Paula Cann was experiencing the classic symptoms of ovarian cancer but she was diagnosed with a cyst that was only removed due to its size. Two weeks later she discovered that the cyst was cancerous and that she needed chemotherapy...
“I’d started needing to wee more often and more urgently. Most evenings I walk the same route around my local woods, but I could no longer make it around without desperately needing the loo.
“And then I felt a lump in my stomach when I was lying down. I wasn’t too worried as I felt really well, apart from some tiredness, which I put down to my hectic job as a primary school teacher.
Even though I wasn’t in pain, I thought it best to visit my GP. She wasn’t overly concerned and thought it was an ovarian cyst. I had a CA125 blood test and a scan that showed I had a large cyst— 18cm by 11cm. At this point they thought it was benign but it needed removing due to its size.
I was told there was a very small chance the cyst was cancerous but it would be safer to have a full hysterectomy. I was 46 and although I have two wonderful children, I also felt sadness that having another child would no longer be an option.
Thank goodness my cyst was too big to ignore, as two weeks later I was told that I was stage 2; as cancerous cells were found in my ovary and on my fallopian tubes. Although they were optimistic it was all removed, I was told I would need chemotherapy to make sure. It felt surreal to hear those words and my husband’s grip on my hand tightened.
The hardest part was telling my amazing family. My siblings were in floods of tears — we have a special bond since we lost both our parents to cancer. I got choked up telling our two daughters, 20 and 17, and my husband had to say the words nobody wants to hear. I did manage to add, 'although it’s not the best news, it’s the second best and it’s all been taken out!'
"I’m so grateful that I went to my GP as soon as I noticed something wasn’t right"Paula Cann
I think it really hit home when I went for my first consultation. I passed people in wheelchairs, who looked very poorly and some who had lost their hair. We were given time to consider our chemotherapy options; Taxol and Carboplatin where you lose your hair but you get a double whammy of treatment — or just Carboplatin, which allows you to keep your hair. I remember feeling vain worrying about my hair but it’s part of me! However, in the end I decided that my hair would grow back and that I needed to go with the combined treatment.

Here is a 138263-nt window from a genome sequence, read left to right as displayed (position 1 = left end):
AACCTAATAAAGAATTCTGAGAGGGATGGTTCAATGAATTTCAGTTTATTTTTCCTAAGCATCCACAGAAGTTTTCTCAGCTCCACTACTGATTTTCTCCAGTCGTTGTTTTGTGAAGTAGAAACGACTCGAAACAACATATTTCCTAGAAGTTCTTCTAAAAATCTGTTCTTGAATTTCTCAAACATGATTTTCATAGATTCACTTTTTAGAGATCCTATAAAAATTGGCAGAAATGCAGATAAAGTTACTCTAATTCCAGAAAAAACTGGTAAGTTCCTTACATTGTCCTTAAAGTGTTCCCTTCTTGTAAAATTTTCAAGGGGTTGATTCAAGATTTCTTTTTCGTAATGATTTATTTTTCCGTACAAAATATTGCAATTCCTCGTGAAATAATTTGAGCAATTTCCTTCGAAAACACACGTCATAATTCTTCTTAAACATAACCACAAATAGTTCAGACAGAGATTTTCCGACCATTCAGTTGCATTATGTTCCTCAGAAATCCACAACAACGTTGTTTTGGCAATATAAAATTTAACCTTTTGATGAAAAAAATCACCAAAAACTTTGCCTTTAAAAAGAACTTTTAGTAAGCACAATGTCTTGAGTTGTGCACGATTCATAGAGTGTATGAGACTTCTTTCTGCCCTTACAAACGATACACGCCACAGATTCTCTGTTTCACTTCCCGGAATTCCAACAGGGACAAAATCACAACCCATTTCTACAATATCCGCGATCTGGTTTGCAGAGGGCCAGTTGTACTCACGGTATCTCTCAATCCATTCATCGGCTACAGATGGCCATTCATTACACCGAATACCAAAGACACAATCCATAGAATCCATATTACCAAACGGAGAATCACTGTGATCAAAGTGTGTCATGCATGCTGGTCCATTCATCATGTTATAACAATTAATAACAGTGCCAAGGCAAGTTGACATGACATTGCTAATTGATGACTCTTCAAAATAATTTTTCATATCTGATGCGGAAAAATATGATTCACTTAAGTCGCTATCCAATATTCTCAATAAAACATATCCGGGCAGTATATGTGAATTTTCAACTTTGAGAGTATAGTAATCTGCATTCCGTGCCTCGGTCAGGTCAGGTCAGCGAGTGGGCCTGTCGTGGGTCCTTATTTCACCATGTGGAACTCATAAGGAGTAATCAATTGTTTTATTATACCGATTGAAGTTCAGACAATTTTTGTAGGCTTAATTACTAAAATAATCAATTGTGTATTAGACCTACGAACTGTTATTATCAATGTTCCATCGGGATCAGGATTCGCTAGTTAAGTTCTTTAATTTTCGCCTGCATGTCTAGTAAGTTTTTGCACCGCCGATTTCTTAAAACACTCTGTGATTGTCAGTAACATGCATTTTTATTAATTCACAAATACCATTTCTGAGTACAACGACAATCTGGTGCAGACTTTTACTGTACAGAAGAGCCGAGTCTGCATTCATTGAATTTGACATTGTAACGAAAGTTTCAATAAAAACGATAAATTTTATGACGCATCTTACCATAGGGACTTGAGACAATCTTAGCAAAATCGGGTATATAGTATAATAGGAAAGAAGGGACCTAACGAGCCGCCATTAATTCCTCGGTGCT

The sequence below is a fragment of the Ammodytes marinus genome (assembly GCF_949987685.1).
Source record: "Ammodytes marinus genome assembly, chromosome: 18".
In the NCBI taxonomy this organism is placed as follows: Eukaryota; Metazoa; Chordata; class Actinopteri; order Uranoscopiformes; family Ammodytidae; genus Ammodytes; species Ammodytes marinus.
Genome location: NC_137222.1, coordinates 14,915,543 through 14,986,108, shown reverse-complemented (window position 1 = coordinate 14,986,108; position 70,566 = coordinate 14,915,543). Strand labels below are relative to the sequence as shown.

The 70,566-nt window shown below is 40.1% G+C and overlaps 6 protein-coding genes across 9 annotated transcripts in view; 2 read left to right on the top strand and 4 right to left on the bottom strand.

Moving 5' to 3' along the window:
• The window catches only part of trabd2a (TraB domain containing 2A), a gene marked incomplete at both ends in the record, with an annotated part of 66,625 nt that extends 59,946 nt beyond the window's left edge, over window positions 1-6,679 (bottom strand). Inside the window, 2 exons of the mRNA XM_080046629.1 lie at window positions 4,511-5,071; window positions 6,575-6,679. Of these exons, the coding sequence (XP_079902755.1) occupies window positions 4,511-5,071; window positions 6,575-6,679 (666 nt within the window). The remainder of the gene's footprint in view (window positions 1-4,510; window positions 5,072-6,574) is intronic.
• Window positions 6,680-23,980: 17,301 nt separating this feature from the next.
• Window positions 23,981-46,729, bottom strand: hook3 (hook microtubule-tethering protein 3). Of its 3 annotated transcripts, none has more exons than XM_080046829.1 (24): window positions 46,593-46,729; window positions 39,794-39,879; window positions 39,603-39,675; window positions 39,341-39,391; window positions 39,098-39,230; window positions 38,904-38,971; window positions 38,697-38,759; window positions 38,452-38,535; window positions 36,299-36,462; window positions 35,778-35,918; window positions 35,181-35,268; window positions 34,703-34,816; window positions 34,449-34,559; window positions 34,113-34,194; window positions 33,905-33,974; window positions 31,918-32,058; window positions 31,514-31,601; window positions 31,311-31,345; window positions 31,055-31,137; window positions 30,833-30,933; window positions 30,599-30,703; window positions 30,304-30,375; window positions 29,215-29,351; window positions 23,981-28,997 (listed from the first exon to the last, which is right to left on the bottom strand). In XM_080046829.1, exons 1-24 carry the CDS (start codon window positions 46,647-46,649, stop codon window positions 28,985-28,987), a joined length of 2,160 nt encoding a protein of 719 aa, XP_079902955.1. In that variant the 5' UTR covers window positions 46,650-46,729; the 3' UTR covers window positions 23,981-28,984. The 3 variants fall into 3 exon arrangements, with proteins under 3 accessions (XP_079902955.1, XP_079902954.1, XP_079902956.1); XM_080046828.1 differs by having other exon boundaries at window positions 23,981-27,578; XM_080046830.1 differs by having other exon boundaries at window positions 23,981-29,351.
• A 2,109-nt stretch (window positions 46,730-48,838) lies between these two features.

I had six sessions of chemotherapy and I didn’t end up losing all my hair—just patches. I was initially worried that I’d feel awful throughout chemo but I met a lovely lady during my first session who reassured me it wouldn’t be all that bad; I might feel sickly the first week, the second week would be better and by the third I’d be feeling almost normal – and she was right!
The sickness tablets kept the nausea at bay but I didn’t like the ‘foggy’ feeling I had after each chemo session. I kept telling myself ‘this is temporary and you will get through it’.
Not long after I’d begun my chemotherapy I took a test to find out if I carried a BRCA 1 and/or 2 gene mutation because I was relatively young to have ovarian cancer and because my parents both passed away from cancer (Mum died of lung cancer and Dad of gastric cancer). I knew that if it came back that I was a carrier, it would have implications for my daughters, sister and brother. It was a long and worrying wait but I was delighted to find out that I was not a carrier and myself and my family were at no more risk of developing other cancers than anyone else.
Support from my family, friends and the staff at the clinic got me through — they would have me in stiches!
I finished my last session of chemotherapy in November 2016 and returned to work the following April. People keep telling me how well I look and I feel that good, that I sometimes forget that I even had cancer.
I’m so grateful that I went to my GP as soon as I noticed something wasn’t right and in the words of my consultant ‘hopefully this has just been a blip’ and I can put it behind me. There is so much awareness of breast and other cancers but not ovarian. I hope by sharing my story it may help someone else.”